4. Son's Room (2001) - La Stanza Del Figlio - Nanni Moretti [1 DVD, Amazon US]
    Italian filmmaker Nanni Moretti's signature talent for the overheard, unexpected, and happened-upon detail lends The Son's Room, the story of a grieving middle-class family, the unnerving quality of an unwanted surprise. Giovanni (Moretti) is a successful psychoanalyst whose family life is remarkably placid and enviously intimate: his beautiful wife (Laura Morante) and two intelligent, attractive teenage children are unafraid of their emotions. When his son, Andrea (Giuseppe Sanfelice), drowns in a diving accident, Giovanni is driven to suspend his practice and unintentionally betray his patients as he is haunted by what small choice he might have made in order to avert his son's death. Moretti, more widely known for his comedies, masterfully recreates how seemingly trivial things can take on such importance in the aftermath of tragedy. The intricacies of remembering are traced with such a light touch that the cumulative impact of the film is far greater than its many well-chosen details. Winner of the Palme d'Or (highest honor) at the Cannes International Film Festival, The Son's Room, which refuses melodrama at every step, is a deeply affecting portrait of familial love and the ritual of grieving. --Fionn Meade for amazon.com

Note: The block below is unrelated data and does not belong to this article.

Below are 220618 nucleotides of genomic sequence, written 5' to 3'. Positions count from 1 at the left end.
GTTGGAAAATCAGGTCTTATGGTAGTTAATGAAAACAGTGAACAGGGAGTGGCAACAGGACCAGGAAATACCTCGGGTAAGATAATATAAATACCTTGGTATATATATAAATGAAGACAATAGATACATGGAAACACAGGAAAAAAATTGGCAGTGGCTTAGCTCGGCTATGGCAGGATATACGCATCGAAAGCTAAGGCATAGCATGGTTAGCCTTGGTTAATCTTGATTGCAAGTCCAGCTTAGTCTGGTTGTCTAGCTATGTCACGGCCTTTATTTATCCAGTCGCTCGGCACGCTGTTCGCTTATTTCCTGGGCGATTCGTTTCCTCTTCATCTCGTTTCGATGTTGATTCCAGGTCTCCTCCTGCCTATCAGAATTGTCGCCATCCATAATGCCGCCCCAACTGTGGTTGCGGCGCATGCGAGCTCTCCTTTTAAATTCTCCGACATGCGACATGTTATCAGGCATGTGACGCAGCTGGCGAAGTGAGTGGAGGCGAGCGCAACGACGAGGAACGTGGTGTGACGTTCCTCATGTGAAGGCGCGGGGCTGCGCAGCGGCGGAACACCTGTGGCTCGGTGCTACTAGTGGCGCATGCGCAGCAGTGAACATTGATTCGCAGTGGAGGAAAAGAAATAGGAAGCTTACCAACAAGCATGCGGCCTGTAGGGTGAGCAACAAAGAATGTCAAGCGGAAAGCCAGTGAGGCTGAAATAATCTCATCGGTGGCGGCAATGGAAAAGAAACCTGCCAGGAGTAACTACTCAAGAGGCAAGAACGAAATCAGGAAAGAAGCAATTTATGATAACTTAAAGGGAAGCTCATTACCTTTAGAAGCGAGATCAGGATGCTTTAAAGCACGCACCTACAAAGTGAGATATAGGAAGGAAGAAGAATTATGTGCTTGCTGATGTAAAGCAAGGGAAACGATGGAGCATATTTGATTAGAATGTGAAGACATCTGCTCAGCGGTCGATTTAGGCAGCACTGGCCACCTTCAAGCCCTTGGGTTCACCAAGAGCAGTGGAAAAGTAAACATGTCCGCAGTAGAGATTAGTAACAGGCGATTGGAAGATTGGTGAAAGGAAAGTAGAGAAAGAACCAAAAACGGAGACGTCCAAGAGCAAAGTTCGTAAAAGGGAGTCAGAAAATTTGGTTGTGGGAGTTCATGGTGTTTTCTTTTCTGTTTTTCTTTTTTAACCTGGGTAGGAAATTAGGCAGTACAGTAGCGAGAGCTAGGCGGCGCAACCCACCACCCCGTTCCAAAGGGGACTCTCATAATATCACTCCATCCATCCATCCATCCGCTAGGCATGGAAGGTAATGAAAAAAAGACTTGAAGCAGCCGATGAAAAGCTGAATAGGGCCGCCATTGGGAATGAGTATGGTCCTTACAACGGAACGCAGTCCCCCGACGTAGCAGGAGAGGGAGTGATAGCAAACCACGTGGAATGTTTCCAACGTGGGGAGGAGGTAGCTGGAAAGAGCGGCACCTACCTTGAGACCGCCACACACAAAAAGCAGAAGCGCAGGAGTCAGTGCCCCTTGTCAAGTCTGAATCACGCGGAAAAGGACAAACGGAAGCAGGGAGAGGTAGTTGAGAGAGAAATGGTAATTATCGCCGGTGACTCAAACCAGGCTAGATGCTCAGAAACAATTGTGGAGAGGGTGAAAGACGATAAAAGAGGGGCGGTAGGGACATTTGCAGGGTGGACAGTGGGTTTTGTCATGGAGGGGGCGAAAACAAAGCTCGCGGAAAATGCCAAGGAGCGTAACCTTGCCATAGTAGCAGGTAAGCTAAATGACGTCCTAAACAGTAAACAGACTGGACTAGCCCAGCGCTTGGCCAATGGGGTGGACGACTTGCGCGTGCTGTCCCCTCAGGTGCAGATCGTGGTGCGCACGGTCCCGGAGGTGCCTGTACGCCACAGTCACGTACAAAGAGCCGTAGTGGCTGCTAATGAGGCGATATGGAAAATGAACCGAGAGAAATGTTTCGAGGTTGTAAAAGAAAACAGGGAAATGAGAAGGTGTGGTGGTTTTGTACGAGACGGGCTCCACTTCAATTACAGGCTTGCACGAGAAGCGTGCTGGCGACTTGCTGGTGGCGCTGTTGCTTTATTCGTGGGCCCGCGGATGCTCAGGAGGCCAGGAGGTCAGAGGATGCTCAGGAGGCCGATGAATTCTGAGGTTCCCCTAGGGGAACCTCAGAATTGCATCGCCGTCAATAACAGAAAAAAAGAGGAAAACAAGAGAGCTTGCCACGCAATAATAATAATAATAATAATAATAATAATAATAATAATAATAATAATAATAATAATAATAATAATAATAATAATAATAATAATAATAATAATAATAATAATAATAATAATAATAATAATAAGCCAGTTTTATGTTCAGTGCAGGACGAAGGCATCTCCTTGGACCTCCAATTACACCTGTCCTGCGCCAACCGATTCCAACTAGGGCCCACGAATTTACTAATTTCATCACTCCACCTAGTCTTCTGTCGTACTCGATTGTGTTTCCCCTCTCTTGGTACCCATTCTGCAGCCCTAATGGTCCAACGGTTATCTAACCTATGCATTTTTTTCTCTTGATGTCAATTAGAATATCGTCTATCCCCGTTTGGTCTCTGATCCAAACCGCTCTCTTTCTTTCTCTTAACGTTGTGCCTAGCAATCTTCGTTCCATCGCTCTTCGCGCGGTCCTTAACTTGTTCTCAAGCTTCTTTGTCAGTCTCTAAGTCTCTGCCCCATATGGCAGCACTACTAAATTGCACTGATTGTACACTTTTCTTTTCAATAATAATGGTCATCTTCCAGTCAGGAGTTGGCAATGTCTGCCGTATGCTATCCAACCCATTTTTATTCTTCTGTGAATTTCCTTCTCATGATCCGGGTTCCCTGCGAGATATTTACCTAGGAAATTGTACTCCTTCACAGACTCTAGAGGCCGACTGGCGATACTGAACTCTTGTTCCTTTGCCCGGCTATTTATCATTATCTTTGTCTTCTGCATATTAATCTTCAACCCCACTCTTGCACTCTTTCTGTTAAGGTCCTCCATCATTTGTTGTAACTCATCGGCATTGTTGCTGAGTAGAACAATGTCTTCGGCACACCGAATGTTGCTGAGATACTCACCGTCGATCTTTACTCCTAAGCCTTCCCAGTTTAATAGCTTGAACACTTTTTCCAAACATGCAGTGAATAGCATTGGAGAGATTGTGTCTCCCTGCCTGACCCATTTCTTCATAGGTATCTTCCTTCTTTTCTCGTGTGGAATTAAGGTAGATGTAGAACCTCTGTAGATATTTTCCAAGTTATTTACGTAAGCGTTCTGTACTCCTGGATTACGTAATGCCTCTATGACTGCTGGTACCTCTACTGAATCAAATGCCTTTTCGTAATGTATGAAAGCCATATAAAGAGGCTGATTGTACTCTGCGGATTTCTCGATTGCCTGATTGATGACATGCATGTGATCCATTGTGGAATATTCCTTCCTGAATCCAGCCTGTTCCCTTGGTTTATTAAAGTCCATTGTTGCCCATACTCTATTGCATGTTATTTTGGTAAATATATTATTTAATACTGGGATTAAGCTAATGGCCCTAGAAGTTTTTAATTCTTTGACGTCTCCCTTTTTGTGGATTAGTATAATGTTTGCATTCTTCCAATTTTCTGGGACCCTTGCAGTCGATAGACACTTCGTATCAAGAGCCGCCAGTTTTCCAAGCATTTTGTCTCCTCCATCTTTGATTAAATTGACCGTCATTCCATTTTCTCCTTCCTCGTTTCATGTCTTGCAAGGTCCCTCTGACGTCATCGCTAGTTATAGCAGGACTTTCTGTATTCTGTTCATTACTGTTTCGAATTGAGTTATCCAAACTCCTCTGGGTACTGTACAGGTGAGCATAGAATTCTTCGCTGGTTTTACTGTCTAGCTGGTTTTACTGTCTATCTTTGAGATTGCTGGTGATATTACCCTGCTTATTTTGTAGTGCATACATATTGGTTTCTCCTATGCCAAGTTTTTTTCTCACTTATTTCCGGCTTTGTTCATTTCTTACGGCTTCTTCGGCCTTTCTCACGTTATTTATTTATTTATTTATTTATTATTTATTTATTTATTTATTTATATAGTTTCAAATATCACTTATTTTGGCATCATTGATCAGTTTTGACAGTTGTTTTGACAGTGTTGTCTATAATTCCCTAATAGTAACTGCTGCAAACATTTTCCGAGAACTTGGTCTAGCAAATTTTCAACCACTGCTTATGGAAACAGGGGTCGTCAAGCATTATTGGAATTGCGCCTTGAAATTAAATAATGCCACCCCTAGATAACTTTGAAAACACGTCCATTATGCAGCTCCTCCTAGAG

5. The Others (2001) - Alejandro Amenábar [Amazon US]
    A welcome throwback to the spooky traditions of Jack Clayton's The Innocents and Robert Wise's The Haunting, Alejandro Amenábar's The Others favors atmosphere, sound, and suggestion over flashy special effects. Set in 1945 on a fog-enshrouded island off the British coast, the film begins with a scream as Grace (Nicole Kidman) awakens from some unspoken horror, perhaps arising from her religiously overprotective concern for her young children, Anne (Alakina Mann) and Nicholas (James Bentley). The children are hypersensitive to light and have lived in a musty manor with curtains and shutters perpetually drawn. With Grace's husband presumably lost at war, this ominous setting perfectly accommodates a sense of dreaded expectation, escalating when three strangers arrive in response to Grace's yet-unposted request for domestic help. Led by housekeeper Mrs. Mills (Fionnula Flanagan), this mysterious trio is as closely tied to the house's history as Grace's family is--as are the past occupants seen posthumously posed in a long-forgotten photo album.

    With her justly acclaimed performance, Kidman maintains an emotional intensity that fuels the film's supernatural underpinnings. And while Amenábar's pacing is deliberately slow, it befits the tone of penetrating anxiety, leading to a twist that extends the story's reach from beyond the grave. Amenábar unveiled a similarly effective twist in his Spanish thriller Open Your Eyes (remade by Cameron Crowe as Vanilla Sky), but where that film drew debate, The Others is finely crafted to provoke well-earned goose bumps and chills down the spine. --Jeff Shannon for amazon.com

  6. Hedwig and the Angry Inch (2001) - John Cameron Mitchell [Amazon US]